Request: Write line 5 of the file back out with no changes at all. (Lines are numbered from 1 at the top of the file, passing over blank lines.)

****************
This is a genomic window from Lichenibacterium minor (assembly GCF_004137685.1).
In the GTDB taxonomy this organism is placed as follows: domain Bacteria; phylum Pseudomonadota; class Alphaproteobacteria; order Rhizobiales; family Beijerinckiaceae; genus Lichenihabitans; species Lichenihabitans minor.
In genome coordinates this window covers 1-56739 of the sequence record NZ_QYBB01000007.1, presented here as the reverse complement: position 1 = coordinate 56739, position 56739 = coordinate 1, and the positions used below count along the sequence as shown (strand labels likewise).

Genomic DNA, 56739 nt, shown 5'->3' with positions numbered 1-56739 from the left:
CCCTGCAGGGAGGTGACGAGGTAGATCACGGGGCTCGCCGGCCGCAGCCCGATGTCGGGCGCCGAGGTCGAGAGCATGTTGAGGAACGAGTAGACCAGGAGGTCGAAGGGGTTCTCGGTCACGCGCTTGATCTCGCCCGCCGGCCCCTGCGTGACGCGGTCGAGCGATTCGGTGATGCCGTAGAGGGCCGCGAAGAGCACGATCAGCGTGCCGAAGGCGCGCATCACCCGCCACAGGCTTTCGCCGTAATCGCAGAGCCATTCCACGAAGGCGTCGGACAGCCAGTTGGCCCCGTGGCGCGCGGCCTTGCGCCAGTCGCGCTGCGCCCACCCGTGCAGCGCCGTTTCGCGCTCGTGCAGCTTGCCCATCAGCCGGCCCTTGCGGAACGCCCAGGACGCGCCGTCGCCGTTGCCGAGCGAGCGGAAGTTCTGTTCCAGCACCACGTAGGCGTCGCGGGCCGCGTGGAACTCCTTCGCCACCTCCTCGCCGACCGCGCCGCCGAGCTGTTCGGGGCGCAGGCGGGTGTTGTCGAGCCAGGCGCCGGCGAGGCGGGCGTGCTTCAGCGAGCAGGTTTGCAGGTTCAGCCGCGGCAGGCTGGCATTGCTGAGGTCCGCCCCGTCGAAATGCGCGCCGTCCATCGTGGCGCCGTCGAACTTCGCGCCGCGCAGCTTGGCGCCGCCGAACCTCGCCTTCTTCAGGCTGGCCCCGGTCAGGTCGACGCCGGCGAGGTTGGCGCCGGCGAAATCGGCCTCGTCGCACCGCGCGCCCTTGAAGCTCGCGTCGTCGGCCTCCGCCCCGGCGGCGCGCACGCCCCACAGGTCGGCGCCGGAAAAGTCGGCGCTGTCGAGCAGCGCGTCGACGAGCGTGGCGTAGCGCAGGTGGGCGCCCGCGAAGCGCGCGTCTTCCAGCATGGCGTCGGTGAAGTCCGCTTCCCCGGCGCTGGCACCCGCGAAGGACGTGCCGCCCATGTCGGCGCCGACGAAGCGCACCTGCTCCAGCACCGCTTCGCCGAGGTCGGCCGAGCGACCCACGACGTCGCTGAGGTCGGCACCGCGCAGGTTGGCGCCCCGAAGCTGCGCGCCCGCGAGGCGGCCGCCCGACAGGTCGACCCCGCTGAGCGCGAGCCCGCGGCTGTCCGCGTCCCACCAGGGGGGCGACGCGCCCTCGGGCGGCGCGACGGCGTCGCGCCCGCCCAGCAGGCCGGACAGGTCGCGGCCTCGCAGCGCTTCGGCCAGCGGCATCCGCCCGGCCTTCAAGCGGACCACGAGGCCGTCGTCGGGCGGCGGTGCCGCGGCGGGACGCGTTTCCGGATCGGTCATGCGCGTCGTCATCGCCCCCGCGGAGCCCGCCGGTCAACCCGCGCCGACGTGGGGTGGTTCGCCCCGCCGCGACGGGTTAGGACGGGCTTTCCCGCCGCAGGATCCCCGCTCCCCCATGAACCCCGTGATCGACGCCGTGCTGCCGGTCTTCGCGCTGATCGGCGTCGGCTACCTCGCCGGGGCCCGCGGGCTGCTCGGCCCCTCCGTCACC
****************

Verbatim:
CCCTGCAGGGAGGTGACGAGGTAGATCACGGGGCTCGCCGGCCGCAGCCCGATGTCGGGCGCCGAGGTCGAGAGCATGTTGAGGAACGAGTAGACCAGGAGGTCGAAGGGGTTCTCGGTCACGCGCTTGATCTCGCCCGCCGGCCCCTGCGTGACGCGGTCGAGCGATTCGGTGATGCCGTAGAGGGCCGCGAAGAGCACGATCAGCGTGCCGAAGGCGCGCATCACCCGCCACAGGCTTTCGCCGTAATCGCAGAGCCATTCCACGAAGGCGTCGGACAGCCAGTTGGCCCCGTGGCGCGCGGCCTTGCGCCAGTCGCGCTGCGCCCACCCGTGCAGCGCCGTTTCGCGCTCGTGCAGCTTGCCCATCAGCCGGCCCTTGCGGAACGCCCAGGACGCGCCGTCGCCGTTGCCGAGCGAGCGGAAGTTCTGTTCCAGCACCACGTAGGCGTCGCGGGCCGCGTGGAACTCCTTCGCCACCTCCTCGCCGACCGCGCCGCCGAGCTGTTCGGGGCGCAGGCGGGTGTTGTCGAGCCAGGCGCCGGCGAGGCGGGCGTGCTTCAGCGAGCAGGTTTGCAGGTTCAGCCGCGGCAGGCTGGCATTGCTGAGGTCCGCCCCGTCGAAATGCGCGCCGTCCATCGTGGCGCCGTCGAACTTCGCGCCGCGCAGCTTGGCGCCGCCGAACCTCGCCTTCTTCAGGCTGGCCCCGGTCAGGTCGACGCCGGCGAGGTTGGCGCCGGCGAAATCGGCCTCGTCGCACCGCGCGCCCTTGAAGCTCGCGTCGTCGGCCTCCGCCCCGGCGGCGCGCACGCCCCACAGGTCGGCGCCGGAAAAGTCGGCGCTGTCGAGCAGCGCGTCGACGAGCGTGGCGTAGCGCAGGTGGGCGCCCGCGAAGCGCGCGTCTTCCAGCATGGCGTCGGTGAAGTCCGCTTCCCCGGCGCTGGCACCCGCGAAGGACGTGCCGCCCATGTCGGCGCCGACGAAGCGCACCTGCTCCAGCACCGCTTCGCCGAGGTCGGCCGAGCGACCCACGACGTCGCTGAGGTCGGCACCGCGCAGGTTGGCGCCCCGAAGCTGCGCGCCCGCGAGGCGGCCGCCCGACAGGTCGACCCCGCTGAGCGCGAGCCCGCGGCTGTCCGCGTCCCACCAGGGGGGCGACGCGCCCTCGGGCGGCGCGACGGCGTCGCGCCCGCCCAGCAGGCCGGACAGGTCGCGGCCTCGCAGCGCTTCGGCCAGCGGCATCCGCCCGGCCTTCAAGCGGACCACGAGGCCGTCGTCGGGCGGCGGTGCCGCGGCGGGACGCGTTTCCGGATCGGTCATGCGCGTCGTCATCGCCCCCGCGGAGCCCGCCGGTCAACCCGCGCCGACGTGGGGTGGTTCGCCCCGCCGCGACGGGTTAGGACGGGCTTTCCCGCCGCAGGATCCCCGCTCCCCCATGAACCCCGTGATCGACGCCGTGCTGCCGGTCTTCGCGCTGATCGGCGTCGGCTACCTCGCCGGGGCCCGCGGGCTGCTCGGCCCCTCCGTCACC